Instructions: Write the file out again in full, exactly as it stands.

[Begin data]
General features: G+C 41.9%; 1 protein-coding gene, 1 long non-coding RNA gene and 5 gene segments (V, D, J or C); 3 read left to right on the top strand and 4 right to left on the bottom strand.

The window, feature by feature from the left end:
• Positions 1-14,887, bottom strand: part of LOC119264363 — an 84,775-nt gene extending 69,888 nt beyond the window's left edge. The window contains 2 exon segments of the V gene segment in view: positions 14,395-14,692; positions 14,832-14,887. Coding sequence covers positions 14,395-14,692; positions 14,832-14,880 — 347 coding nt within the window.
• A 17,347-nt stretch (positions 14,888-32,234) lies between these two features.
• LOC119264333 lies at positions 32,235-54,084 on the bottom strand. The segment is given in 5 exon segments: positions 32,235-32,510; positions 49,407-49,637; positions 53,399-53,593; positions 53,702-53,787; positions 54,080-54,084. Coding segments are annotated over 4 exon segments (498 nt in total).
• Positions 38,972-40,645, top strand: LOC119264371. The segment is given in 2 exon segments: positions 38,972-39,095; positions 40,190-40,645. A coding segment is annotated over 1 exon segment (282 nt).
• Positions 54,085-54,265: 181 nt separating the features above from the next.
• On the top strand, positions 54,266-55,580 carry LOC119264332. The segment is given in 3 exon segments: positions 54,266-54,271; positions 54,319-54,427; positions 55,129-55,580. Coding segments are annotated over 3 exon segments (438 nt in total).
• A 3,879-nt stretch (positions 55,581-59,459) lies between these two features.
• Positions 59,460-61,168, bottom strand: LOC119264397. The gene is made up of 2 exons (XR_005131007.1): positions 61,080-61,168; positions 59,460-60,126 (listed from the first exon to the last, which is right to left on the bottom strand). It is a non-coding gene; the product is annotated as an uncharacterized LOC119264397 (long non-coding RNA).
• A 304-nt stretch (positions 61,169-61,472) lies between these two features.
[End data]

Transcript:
General features: G+C 41.9%; 1 protein-coding gene, 1 long non-coding RNA gene and 5 gene segments (V, D, J or C); 3 read left to right on the top strand and 4 right to left on the bottom strand.

The window, feature by feature from the left end:
• Positions 1-14,887, bottom strand: part of LOC119264363 — an 84,775-nt gene extending 69,888 nt beyond the window's left edge. The window contains 2 exon segments of the V gene segment in view: positions 14,395-14,692; positions 14,832-14,887. Coding sequence covers positions 14,395-14,692; positions 14,832-14,880 — 347 coding nt within the window.
• A 17,347-nt stretch (positions 14,888-32,234) lies between these two features.
• LOC119264333 lies at positions 32,235-54,084 on the bottom strand. The segment is given in 5 exon segments: positions 32,235-32,510; positions 49,407-49,637; positions 53,399-53,593; positions 53,702-53,787; positions 54,080-54,084. Coding segments are annotated over 4 exon segments (498 nt in total).
• Positions 38,972-40,645, top strand: LOC119264371. The segment is given in 2 exon segments: positions 38,972-39,095; positions 40,190-40,645. A coding segment is annotated over 1 exon segment (282 nt).
• Positions 54,085-54,265: 181 nt separating the features above from the next.
• On the top strand, positions 54,266-55,580 carry LOC119264332. The segment is given in 3 exon segments: positions 54,266-54,271; positions 54,319-54,427; positions 55,129-55,580. Coding segments are annotated over 3 exon segments (438 nt in total).
• A 3,879-nt stretch (positions 55,581-59,459) lies between these two features.
• Positions 59,460-61,168, bottom strand: LOC119264397. The gene is made up of 2 exons (XR_005131007.1): positions 61,080-61,168; positions 59,460-60,126 (listed from the first exon to the last, which is right to left on the bottom strand). It is a non-coding gene; the product is annotated as an uncharacterized LOC119264397 (long non-coding RNA).
• A 304-nt stretch (positions 61,169-61,472) lies between these two features.